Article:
Kids’ Activities

sidewalk twister


(helps promote flexibility, and hand-eye coordination, listening, and social play!)

What you need:

6 colors of sidewalk chalk

1 dice

With Sidewalk chalk, you can make a grid or a ring of colored circles (smaller grid/ring for smaller kiddos). Randomly color in the circles with many different colors. Color the six sides of the dice with different colors of chalk. The person rolling the dice will call out a body part and then roll the dice and call out the color that comes up!

Kids will scramble to touch the color – but the name of the game is to keep your body parts on the colors wile reaching for the next, new color that is called – without falling over!

Idea inspired by:


bedsheet parachute


(Challenges kids to problem solve with family members – choices here can translate to choices made together on food preferences, sleeping schedules, homework, etc. – Work as a group to navigate objects and to negotiate around, under, or over obstacles on the ground!)

What you need:

1 bedsheet

1 large beachball

Use the sheet to carry the ball to a specific location outside. You can make a start and a finish line, with obstacles placed in the path along the way. If the group drops the ball, they start back at the beginning!

Idea inspired by:


yard tent

*Note: This project is more labor intensive than most of our activities – it is recommended as a weekend project!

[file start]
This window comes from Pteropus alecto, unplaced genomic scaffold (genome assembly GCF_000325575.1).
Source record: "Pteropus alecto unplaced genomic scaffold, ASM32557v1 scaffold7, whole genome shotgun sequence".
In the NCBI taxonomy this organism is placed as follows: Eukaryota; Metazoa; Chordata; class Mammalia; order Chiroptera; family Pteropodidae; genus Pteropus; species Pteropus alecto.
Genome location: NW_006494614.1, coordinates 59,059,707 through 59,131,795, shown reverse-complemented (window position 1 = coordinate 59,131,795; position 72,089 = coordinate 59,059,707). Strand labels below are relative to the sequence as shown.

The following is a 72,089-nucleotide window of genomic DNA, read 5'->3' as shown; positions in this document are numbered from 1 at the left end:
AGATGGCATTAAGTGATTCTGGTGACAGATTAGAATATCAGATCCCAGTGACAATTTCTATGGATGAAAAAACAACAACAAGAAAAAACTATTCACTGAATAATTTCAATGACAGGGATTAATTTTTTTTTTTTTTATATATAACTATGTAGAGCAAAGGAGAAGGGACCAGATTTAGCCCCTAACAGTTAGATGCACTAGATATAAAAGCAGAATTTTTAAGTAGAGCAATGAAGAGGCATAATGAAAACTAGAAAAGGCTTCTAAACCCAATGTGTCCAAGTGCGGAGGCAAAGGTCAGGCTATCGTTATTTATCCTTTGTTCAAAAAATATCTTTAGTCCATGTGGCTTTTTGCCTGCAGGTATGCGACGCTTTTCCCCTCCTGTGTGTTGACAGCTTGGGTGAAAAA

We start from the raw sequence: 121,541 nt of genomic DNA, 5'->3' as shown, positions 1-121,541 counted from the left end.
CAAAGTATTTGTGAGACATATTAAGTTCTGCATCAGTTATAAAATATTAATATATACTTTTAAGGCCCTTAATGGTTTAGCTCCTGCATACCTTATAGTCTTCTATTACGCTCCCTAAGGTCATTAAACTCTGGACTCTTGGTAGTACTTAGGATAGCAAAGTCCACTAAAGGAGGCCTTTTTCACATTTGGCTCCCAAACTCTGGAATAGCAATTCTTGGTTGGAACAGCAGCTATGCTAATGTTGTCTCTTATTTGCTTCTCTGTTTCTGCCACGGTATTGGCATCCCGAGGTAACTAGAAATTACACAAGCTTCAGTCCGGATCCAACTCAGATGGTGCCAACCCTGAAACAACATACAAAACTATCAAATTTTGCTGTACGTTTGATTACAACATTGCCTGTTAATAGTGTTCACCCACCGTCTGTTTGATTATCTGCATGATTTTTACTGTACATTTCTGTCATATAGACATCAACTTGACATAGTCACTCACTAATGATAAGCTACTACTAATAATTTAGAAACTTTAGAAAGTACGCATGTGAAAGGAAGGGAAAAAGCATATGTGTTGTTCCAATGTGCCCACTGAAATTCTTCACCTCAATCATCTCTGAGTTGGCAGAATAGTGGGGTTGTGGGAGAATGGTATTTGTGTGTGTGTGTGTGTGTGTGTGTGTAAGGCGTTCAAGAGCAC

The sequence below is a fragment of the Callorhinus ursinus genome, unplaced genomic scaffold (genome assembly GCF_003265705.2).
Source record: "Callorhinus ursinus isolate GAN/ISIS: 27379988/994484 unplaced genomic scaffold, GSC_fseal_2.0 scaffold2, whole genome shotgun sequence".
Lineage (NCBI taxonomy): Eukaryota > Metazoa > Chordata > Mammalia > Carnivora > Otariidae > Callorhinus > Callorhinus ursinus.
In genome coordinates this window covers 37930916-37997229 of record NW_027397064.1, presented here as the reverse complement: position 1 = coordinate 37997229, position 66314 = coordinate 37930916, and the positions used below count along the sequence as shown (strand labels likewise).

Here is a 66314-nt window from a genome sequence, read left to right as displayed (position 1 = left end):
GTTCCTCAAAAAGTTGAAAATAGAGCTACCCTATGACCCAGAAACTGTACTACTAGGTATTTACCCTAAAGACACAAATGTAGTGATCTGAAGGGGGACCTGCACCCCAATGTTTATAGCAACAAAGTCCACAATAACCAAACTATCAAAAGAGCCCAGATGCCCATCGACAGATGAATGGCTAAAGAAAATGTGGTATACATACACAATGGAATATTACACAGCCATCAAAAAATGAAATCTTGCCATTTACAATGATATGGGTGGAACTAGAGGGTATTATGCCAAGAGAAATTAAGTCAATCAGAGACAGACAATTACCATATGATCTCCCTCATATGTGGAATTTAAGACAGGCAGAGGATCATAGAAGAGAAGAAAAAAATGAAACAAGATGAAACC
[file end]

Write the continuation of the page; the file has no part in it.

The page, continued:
(Let the imagination run wild with this project! Can be used inside or out, as a club-house or practice for camping… work together as a family to assemble, decorate, or play in the tent!)

What you need:

Ratcheting PVC cutter

8  (10-foot [3M] – Long, 1/2 – INCH [1.3 CM] – Diameter) PVC pipe

10 (1/2 inch [1.3 CM] – diameter) 90 degree elbow pieces

12 (1/2 inch [1.3CM] – diameter) T-shaped pieces

Permanent Marker


Using the ratcheting PVC cutter, cut twelve 4-foot (122 cm) long sections of pipe. These pieces will create the tent base. The four roof segments need to create a right angle when placed together, so you will need to use the remaining long pieces to cut four segments that are 33 and 7/8  inches (86cm) long. Using a permanent marker, label these pieces with an “R” to remind you they are roof segments.

Using some of the leftover pieces cut a dozen 2-inch (5cm) long segments to use to create corners. Hang the bedsheets over the roof and wrap around the sides.

Idea inspired by:

Everybody Needs A Rock
(Finding rocks with given textures is a sensory experience and this exercise needs no special equipment and can be expanded in complexity depending on the children’ age The discussion improves verbal communication)
What you need:

An outside area with rocks

Depending on the child’s age, ask them to find:
a rough rock, a smooth rock, a sharp rock, a heavy rock, a red rock, a tiny rock etc.
You can put them in a pillow case or a box and say, “shut your eyes and reach in and find a: sharp rock. Next a smooth rock etc.  Ask which is your favorite rock? Why do you like it.
For older children or a large group you can ask who do you think found the tiniest rock or other adjectives.  You can also ask them to give their rock a name and ask them how they could use the rock (in a fish bowl, as a paper weight, as a hammer, etc.)
A real plus would be if you could read the book Everybody Needs a Rock by Byrd Baylor with pictures by Peter Parnell